Study: Nearly half of medical students are burned out before reaching residency

Residency Program Insider, March 9, 2018

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A study of more than 16,500 medical students found that 46% (approximately 8,000) were suffering from burnout, increasing their risk of depression, emotional exhaustion, and dropping out of medical school. The findings have struck a chord with researchers, highlighting the urgent need to develop preemptive strategies to improve resident mental health.

While burnout among medical students in Europe was relatively high, the issue was found to be more prevalent in North America. However, the study’s authors stressed that North America has conducted far more studies on the mental health of their medical students than Europe.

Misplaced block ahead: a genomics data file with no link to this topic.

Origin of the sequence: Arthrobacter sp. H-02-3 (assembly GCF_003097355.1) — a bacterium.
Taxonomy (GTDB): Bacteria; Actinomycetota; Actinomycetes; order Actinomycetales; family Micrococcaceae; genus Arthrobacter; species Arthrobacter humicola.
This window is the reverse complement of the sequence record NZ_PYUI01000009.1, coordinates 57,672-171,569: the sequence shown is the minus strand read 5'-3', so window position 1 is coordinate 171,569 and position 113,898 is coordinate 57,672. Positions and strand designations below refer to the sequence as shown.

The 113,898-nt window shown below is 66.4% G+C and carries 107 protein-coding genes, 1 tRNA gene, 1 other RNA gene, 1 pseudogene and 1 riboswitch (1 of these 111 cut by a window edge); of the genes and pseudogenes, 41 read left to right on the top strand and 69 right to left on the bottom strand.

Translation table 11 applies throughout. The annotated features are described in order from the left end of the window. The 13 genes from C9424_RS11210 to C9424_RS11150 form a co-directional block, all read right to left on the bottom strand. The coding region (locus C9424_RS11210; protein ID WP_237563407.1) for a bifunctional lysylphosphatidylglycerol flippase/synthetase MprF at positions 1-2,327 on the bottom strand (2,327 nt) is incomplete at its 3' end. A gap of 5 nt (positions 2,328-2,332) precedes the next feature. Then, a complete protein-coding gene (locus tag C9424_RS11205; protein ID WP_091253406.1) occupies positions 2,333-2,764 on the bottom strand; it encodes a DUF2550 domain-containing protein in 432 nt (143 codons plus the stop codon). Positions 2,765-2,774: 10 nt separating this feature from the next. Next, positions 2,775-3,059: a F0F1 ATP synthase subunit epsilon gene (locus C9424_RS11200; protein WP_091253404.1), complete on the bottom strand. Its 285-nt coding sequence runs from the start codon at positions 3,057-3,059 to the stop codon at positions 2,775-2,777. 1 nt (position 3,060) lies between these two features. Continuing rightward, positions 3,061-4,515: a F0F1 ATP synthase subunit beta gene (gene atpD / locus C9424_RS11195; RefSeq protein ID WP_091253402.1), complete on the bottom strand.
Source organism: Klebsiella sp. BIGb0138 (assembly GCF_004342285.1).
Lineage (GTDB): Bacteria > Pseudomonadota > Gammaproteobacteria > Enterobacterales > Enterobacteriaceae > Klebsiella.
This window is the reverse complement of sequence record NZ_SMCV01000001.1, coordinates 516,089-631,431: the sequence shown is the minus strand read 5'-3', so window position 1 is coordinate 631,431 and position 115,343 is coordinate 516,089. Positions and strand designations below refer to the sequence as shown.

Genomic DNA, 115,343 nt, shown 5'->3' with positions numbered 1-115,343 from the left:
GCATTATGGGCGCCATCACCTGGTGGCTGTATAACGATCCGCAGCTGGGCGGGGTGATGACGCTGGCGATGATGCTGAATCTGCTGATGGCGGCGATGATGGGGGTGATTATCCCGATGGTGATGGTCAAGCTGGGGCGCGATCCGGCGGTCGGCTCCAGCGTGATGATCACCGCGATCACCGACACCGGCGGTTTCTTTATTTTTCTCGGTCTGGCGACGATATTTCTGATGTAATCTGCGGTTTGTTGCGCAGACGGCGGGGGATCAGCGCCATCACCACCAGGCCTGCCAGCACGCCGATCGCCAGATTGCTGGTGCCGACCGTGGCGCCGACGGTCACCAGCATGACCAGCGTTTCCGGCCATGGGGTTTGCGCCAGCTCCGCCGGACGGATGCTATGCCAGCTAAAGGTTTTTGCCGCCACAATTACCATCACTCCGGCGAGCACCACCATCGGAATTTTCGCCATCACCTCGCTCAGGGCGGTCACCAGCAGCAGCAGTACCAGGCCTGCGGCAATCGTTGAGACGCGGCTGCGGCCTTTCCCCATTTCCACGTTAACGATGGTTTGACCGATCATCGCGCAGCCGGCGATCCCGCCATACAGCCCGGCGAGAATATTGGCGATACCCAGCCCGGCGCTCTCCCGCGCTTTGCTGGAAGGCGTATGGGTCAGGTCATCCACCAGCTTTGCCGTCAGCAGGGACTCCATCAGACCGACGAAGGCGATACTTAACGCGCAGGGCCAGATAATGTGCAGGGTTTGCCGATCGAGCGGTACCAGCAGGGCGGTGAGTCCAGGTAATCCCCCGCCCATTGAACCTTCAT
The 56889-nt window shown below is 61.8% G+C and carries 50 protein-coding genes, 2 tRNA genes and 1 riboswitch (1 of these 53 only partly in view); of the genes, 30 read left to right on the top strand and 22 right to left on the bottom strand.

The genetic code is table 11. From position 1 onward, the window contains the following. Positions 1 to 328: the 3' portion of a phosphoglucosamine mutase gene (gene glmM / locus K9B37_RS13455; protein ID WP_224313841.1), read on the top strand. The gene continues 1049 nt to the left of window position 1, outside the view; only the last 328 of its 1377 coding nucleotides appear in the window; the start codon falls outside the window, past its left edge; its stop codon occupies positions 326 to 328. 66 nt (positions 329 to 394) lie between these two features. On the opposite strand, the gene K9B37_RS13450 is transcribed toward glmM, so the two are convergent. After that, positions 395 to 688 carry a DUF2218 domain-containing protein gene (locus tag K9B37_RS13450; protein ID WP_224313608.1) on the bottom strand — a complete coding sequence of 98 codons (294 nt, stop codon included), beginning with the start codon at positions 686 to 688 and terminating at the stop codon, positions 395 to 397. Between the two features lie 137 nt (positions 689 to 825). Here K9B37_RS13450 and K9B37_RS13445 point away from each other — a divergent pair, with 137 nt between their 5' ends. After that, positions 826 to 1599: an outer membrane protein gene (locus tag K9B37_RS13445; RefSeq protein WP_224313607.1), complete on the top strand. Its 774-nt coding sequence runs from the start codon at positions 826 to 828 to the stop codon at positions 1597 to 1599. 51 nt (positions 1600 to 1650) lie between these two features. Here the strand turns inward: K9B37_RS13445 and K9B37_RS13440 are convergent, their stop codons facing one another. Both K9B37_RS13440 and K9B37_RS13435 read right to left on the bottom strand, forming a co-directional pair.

According to the study’s authors, burnout is that it is usually recognized later, after damage has already been done. Previous studies attribute occurrences of burnout to the amount of duty hours expected of residents. Hospitals and school faculty that have implemented relaxation programs report a drop in burnout rates among students, who in turn have experienced reduced rates of depression because they felt that their welfare was valued by the organization. As of now, no long-term studies have been conducted on the correlation of burnout during medical school being predictive of burnout later in their career. 

Source: Medscape

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